Airbus is officially throwing its hat into the ever more crowded "internet from space" arena. Yesterday at the Paris Air Show, the aircraft-manufacturing company announced it will be designing and manufacturing 900 internet-beaming satellites for OneWeb Ltd, the global information project funded by Richard Branson. The satellites could launch as early as 2018, forming OneWeb’s constellation that will provide LTE, 3G, and Wi-Fi to rural communities across the globe.
The Airbus announcement, however, is seemingly more than just a way for the company to capitalize on the competitive field of providing internet from space; the move appears to be yet another attempt by Airbus to compete with SpaceX, which is often regarded as the leading innovator and cost saver in the private sector. The spaceflight juggernaut is also charging ahead with its plan of enveloping the world in internet access from space — a goal CEO Elon Musk first trumpeted in January. And just last week, SpaceX requested permission from the FCC to begin testing the special antenna technology on its satellites that will deliver high-speed internet to the ground. According to Musk, a total of 4,000 satellites will be used to create the company’s internet infrastructure in lower Earth orbit.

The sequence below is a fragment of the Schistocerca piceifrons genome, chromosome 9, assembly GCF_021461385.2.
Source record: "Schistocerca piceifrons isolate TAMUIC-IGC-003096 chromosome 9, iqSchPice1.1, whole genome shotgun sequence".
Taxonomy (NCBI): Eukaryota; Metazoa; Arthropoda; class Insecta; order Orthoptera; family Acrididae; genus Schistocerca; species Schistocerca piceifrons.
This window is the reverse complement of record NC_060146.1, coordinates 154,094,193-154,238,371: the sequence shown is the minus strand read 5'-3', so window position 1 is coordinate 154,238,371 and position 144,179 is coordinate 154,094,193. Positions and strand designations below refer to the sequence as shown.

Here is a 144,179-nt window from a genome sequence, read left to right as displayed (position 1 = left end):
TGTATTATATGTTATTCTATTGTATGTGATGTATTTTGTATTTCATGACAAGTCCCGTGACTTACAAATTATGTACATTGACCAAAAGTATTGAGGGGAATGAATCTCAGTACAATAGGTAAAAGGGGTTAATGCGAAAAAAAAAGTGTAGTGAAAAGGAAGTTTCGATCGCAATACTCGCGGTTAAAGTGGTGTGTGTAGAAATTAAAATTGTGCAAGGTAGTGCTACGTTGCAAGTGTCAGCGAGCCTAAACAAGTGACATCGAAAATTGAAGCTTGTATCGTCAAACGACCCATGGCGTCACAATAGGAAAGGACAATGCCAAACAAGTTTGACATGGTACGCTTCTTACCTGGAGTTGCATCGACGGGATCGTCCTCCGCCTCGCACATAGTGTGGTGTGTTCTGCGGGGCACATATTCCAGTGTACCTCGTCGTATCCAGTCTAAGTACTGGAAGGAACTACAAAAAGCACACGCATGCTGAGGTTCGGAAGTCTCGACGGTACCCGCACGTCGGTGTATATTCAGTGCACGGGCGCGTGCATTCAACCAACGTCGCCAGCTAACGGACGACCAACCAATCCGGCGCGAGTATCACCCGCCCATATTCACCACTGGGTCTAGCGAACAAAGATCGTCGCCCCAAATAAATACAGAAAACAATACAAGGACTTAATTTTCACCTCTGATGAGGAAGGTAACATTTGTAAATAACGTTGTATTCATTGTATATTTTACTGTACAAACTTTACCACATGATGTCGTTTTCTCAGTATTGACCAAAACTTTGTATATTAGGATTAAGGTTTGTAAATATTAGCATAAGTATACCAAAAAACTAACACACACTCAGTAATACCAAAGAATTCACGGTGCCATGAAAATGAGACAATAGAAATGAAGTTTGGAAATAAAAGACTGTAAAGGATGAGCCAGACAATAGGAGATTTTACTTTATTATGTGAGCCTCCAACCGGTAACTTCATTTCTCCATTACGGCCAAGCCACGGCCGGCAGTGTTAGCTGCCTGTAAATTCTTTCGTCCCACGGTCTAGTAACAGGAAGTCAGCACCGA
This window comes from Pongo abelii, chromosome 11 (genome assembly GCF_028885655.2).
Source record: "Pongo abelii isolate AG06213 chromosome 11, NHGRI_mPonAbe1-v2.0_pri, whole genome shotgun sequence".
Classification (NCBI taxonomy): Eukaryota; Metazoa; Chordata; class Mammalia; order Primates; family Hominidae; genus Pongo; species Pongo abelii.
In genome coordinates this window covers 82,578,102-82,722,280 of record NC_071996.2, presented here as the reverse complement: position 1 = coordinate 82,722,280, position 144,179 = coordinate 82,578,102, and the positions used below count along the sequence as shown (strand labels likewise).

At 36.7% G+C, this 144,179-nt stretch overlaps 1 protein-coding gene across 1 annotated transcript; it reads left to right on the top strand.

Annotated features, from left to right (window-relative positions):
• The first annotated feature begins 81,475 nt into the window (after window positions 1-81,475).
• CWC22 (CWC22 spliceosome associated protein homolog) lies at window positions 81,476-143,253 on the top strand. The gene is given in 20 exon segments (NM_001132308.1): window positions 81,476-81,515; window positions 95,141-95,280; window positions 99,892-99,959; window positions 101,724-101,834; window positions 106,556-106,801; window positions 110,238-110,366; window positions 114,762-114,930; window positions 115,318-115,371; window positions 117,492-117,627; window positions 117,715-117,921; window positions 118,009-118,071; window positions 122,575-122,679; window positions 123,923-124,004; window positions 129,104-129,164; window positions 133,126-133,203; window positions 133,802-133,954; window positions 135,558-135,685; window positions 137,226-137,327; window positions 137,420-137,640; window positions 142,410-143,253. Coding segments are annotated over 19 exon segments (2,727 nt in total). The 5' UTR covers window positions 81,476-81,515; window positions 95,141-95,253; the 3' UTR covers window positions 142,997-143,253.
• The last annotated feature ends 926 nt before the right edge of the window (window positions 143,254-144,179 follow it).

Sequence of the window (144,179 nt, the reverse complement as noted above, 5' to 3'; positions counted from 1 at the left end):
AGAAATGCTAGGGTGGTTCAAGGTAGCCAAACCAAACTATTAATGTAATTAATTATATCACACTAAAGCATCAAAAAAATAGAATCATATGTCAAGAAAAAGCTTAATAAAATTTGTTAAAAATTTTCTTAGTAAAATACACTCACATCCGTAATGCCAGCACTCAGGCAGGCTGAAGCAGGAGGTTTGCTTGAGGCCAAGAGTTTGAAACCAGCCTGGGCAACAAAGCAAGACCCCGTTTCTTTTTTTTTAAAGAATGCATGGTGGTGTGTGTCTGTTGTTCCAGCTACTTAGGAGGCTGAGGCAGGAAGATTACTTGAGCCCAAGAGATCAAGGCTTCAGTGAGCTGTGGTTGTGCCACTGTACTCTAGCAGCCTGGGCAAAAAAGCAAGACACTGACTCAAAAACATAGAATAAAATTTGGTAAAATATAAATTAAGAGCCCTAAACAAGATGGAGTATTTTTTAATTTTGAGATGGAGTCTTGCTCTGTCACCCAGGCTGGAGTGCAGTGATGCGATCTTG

Yet another attempt to compete with SpaceX
Musk hasn’t given any indication, however, of when we can expect to see his satellites up and running, so the announcement from Airbus adds some heat to the internet space race. According to Airbus, its satellites will weigh less than 330 pounds each; the plan is to send 700 of the micro-satellites up into lower Earth orbit by 2018, while the other 200 will stay on the ground and serve as replacements if necessary. Since OneWeb is receiving funding from Virgin Galactic, the satellites are expected to go up on Launcher One (that is, if the rocket stays on schedule for its planned 2016 launch). OneWeb says that when operational, the entire constellation will provide a data transfer rate of 10 terabits per second to rural communities.
This is the second recent announcement from Airbus that seems to pose a direct challenge to SpaceX. Last week at the Paris Air Show, Airbus revealed that it has been secretly working on a partially reusable rocket design for the past five years. Dubbed Adeline, the concept is meant to offer a cheaper alternative to SpaceX’s (soon to be) reusable Falcon 9 rocket, although Airbus has yet to move the project beyond prototype phase.
Meanwhile, the quest to create a comprehensive internet service from space has been eyed hungrily by many these past few years, with various tech companies hoping to be the first to make it happen. Along with Musk and Branson, Google is also working on a vast infrastructure of weather balloons that will provide internet service from the stratosphere. And even Facebook has plans of bringing internet to the masses, albeit from an army of drones instead of space satellites. First to provide internet service from the near Earth vacuum wins.